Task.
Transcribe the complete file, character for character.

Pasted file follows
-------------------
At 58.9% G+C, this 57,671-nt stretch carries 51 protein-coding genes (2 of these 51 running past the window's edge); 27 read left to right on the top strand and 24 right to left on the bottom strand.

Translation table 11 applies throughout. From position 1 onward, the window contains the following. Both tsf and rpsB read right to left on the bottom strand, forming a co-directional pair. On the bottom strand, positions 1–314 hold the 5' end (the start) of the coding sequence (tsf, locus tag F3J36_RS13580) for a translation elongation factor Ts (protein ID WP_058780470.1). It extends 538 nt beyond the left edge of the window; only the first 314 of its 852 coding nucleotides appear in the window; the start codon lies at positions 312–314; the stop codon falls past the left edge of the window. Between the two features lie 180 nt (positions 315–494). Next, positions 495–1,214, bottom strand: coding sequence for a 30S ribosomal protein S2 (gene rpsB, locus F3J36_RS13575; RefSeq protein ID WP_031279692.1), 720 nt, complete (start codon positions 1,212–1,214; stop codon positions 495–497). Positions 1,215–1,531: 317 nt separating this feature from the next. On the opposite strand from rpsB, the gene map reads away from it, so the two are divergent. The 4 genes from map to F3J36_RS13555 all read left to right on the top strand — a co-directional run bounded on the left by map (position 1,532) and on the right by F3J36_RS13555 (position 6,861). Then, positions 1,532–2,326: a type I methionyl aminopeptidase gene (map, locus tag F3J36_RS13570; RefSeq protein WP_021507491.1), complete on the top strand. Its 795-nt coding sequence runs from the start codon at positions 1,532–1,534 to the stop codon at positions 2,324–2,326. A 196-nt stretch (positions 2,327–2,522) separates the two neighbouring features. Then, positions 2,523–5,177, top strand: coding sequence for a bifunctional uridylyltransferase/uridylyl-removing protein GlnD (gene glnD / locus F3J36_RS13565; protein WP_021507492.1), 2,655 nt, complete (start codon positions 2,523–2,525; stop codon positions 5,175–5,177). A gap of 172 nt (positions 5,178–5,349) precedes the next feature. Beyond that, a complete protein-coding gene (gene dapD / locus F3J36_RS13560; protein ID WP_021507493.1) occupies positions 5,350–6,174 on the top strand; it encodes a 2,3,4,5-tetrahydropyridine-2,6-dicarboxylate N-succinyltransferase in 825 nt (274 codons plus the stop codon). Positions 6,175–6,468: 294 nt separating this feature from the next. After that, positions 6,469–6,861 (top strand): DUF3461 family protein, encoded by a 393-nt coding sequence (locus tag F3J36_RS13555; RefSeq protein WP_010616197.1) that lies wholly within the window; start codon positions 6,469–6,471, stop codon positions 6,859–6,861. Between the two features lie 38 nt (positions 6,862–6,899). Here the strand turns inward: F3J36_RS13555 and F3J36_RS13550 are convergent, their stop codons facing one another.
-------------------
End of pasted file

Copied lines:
At 58.9% G+C, this 57,671-nt stretch carries 51 protein-coding genes (2 of these 51 running past the window's edge); 27 read left to right on the top strand and 24 right to left on the bottom strand.

Translation table 11 applies throughout. From position 1 onward, the window contains the following. Both tsf and rpsB read right to left on the bottom strand, forming a co-directional pair. On the bottom strand, positions 1–314 hold the 5' end (the start) of the coding sequence (tsf, locus tag F3J36_RS13580) for a translation elongation factor Ts (protein ID WP_058780470.1). It extends 538 nt beyond the left edge of the window; only the first 314 of its 852 coding nucleotides appear in the window; the start codon lies at positions 312–314; the stop codon falls past the left edge of the window. Between the two features lie 180 nt (positions 315–494). Next, positions 495–1,214, bottom strand: coding sequence for a 30S ribosomal protein S2 (gene rpsB, locus F3J36_RS13575; RefSeq protein ID WP_031279692.1), 720 nt, complete (start codon positions 1,212–1,214; stop codon positions 495–497). Positions 1,215–1,531: 317 nt separating this feature from the next. On the opposite strand from rpsB, the gene map reads away from it, so the two are divergent. The 4 genes from map to F3J36_RS13555 all read left to right on the top strand — a co-directional run bounded on the left by map (position 1,532) and on the right by F3J36_RS13555 (position 6,861). Then, positions 1,532–2,326: a type I methionyl aminopeptidase gene (map, locus tag F3J36_RS13570; RefSeq protein WP_021507491.1), complete on the top strand. Its 795-nt coding sequence runs from the start codon at positions 1,532–1,534 to the stop codon at positions 2,324–2,326. A 196-nt stretch (positions 2,327–2,522) separates the two neighbouring features. Then, positions 2,523–5,177, top strand: coding sequence for a bifunctional uridylyltransferase/uridylyl-removing protein GlnD (gene glnD / locus F3J36_RS13565; protein WP_021507492.1), 2,655 nt, complete (start codon positions 2,523–2,525; stop codon positions 5,175–5,177). A gap of 172 nt (positions 5,178–5,349) precedes the next feature. Beyond that, a complete protein-coding gene (gene dapD / locus F3J36_RS13560; protein ID WP_021507493.1) occupies positions 5,350–6,174 on the top strand; it encodes a 2,3,4,5-tetrahydropyridine-2,6-dicarboxylate N-succinyltransferase in 825 nt (274 codons plus the stop codon). Positions 6,175–6,468: 294 nt separating this feature from the next. After that, positions 6,469–6,861 (top strand): DUF3461 family protein, encoded by a 393-nt coding sequence (locus tag F3J36_RS13555; RefSeq protein WP_010616197.1) that lies wholly within the window; start codon positions 6,469–6,471, stop codon positions 6,859–6,861. Between the two features lie 38 nt (positions 6,862–6,899). Here the strand turns inward: F3J36_RS13555 and F3J36_RS13550 are convergent, their stop codons facing one another.